Special Education

Court Lets Stand Rule on Spec. Ed. Services in Religious Schools

By Mark Walsh — December 06, 2000 4 min read
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The U.S. Supreme Court declined last week to hear the appeal of an Oregon family that had challenged a state rule barring the provision of special education services on the premises of religious schools.

The family, along with religious-liberty groups that joined its side, argued that the state administrative rule violated its First Amendment right to free exercise of religion.

But the state of Oregon told the justices that the family’s concerns would soon be moot because the rule was being repealed.

In 1997, the Supreme Court ruled in Agostini v. Felton that federally funded Title I instructors could provide services on the premises of religious schools without violating the First Amendment’s prohibition against a government establishment of religion. That ruling reversed a 1985 decision by the high court, in Aguilar v. Felton, that had barred the remedial instruction from taking place on religious school premises.

And in 1993, the court ruled in Zobrest v. Catalina Foothills School District that special education services provided under the Individuals with Disabilities Education Act at a religious school did not violate the establishment clause.

But some state constitutions and rules prohibit the delivery of remedial and special education services by public school employees at religious schools. The appeal in District (Case No. 00-131) concerns an Oregon state school board rule requiring that special education services be provided in a “religiously neutral setting.”

The appeal in K.D.M. v. Reedsport School District (Case No. 00-131) concerns an Oregon state school board rule requiring that special education services be provided in a “religiously neutral set-ting.”

The rule was challenged by the parents of Kai Moore, a 14-year-old boy who is blind and has cerebral palsy.

After the boy transferred from the 960-student Reedsport district to a Baptist school, his parents asked that he be allowed to receive periodic services from a vision specialist at the religious school. The school dis-trict, citing the state regulation, refused to provide the services at the Baptist school and instead offered them at a nearby firehouse.

After exhausting an administrative appeal, the Moore family sued the district and the state in federal district court, where they won a ruling that the state regulation violated the First Amendment’s clause on free exercise of religion.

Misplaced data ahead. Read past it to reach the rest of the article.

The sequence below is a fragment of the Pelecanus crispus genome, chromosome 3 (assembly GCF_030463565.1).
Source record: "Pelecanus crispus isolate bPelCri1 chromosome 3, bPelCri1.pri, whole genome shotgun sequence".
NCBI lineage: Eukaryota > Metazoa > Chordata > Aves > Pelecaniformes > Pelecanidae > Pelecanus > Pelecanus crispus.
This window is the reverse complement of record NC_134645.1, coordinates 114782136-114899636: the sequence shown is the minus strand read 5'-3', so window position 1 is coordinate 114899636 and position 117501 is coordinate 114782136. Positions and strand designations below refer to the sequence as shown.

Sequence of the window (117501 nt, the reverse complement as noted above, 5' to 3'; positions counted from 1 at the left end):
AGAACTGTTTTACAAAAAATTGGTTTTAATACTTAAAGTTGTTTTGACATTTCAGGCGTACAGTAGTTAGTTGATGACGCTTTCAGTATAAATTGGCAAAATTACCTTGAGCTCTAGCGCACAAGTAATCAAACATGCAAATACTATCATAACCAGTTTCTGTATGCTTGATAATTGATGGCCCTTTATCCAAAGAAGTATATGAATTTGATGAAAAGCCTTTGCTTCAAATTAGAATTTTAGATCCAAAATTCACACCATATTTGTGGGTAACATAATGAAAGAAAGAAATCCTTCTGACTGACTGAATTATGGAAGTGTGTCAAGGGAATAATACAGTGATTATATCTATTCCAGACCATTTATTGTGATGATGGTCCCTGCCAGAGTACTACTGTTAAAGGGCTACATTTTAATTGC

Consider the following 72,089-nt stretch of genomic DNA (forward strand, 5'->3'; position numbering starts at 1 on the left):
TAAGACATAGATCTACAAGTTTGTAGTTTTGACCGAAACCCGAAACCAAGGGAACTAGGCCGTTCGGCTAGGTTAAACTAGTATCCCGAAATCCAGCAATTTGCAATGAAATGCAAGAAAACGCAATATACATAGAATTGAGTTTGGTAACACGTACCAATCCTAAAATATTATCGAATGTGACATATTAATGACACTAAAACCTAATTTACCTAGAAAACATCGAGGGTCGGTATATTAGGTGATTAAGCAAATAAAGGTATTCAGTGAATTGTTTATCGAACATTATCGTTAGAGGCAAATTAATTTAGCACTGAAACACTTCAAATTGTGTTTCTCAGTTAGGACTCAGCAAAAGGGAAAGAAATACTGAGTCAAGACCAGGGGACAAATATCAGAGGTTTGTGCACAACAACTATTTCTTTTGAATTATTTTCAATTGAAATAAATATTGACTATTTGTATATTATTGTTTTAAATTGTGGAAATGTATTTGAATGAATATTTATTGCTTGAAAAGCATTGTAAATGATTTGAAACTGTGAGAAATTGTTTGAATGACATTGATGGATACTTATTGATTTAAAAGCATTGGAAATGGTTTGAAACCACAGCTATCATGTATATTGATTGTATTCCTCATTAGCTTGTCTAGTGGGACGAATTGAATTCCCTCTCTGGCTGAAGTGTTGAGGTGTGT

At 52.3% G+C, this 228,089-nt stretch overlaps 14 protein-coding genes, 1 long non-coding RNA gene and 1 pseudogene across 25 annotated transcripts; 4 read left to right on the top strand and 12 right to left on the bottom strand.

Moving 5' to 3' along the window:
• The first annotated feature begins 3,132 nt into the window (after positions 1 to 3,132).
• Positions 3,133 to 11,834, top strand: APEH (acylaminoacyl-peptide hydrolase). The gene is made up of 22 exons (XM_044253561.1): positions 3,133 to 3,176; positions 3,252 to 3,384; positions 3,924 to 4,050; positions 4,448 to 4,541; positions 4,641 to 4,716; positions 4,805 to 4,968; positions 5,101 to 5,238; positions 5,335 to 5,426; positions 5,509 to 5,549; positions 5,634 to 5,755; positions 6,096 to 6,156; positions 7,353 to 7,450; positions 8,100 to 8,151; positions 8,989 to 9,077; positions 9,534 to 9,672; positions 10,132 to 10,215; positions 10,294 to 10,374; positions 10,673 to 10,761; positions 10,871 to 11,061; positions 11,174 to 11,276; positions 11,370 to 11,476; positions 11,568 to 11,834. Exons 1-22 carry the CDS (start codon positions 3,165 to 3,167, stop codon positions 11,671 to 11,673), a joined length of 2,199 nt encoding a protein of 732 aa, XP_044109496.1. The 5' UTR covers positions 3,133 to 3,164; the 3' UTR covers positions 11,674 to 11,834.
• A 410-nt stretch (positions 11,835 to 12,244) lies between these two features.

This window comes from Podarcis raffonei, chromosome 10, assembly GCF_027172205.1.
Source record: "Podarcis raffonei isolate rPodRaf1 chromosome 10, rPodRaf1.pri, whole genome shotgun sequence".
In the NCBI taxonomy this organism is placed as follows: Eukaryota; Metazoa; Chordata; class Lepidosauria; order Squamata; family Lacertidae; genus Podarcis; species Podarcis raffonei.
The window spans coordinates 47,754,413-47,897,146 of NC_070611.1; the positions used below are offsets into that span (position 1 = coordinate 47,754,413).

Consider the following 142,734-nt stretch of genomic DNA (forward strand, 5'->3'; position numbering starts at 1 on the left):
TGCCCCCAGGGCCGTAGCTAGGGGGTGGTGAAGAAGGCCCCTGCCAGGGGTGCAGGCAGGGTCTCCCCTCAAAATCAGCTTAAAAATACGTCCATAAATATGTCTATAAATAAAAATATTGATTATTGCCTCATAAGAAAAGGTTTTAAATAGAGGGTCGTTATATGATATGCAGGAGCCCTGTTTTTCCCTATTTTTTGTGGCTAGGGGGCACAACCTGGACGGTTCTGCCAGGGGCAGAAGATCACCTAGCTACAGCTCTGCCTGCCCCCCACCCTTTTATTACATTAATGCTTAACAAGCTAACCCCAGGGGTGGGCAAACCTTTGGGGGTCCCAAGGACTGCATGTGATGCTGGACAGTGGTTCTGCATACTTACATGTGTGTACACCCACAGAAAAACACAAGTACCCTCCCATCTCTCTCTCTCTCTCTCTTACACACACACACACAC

In a 2-1 ruling last year, a panel of the U.S. Court of Appeals for the 9th Circuit, in San Francisco, reversed the district court and ruled for the school district and the state. The majority said the regulation did not substantially burden the family’s free exercise of religion.

In their appeal to the Supreme Court, the Moore family and the Becket Fund for Religious Liberty argued that the 9th Circuit court’s ruling conflicted with a 1998 ruling in a similar case by the U.S. Court of Ap-peals for the 8th Circuit, in St. Louis.

The Oregon regulation and others like it subject children to “shameful discriminatory treatment that would not be tolerated were it based on any suspect classification other than religion,” the Moore family argued in its Supreme Court brief.

The justices appeared to be interested in the issue presented by the case. They requested that Oregon reply to the appeal after the state had initially passed up its chance to do so.

But the state’s reply provides a possible explanation for why the Supreme Court declined without comment on Nov. 27 to take the case. The state told the justices that the state school board was in the process of repealing the regulation that requires the delivery of special education in a religiously neutral site. The repeal was to become final after Dec. 7, the state said.

Look-Alike Expulsion

Separately last week, the high court declined to hear an Illinois school district’s appeal in a case in which a student’s expulsion for possession of a substance that looked like an illegal drug was overturned by the state courts.

In 1995, then-freshman Christopher Scionti was expelled for one year from Burlington (Ill.) Central High School for possession of a white powder. The powder tested negative for controlled substances, but the Central Community Unit School District had a discipline policy prohibiting possession of so-called “look-alike drugs.”

Mr. Scionti sued the 2,300-student district in state court, arguing that he did not receive his due process rights to learn the identities of student witnesses and cross- examine them. A state trial court judge agreed, ruling that Mr. Scionti had been “denied the most minimal rights” under the U.S. Constitution. The student won reinstatement to school and a $153,660 damages award.

A state appeals court agreed with the lower court’s ruling, and the Illinois Supreme Court declined to take the case.

The federal Supreme Court justices declined without comment to hear the appeal in Board of Education of Central Community School District 301 v. Scionti (No. 00-406).

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A version of this article appeared in the December 06, 2000 edition of Education Week as Court Lets Stand Rule on Spec. Ed. Services in Religious Schools

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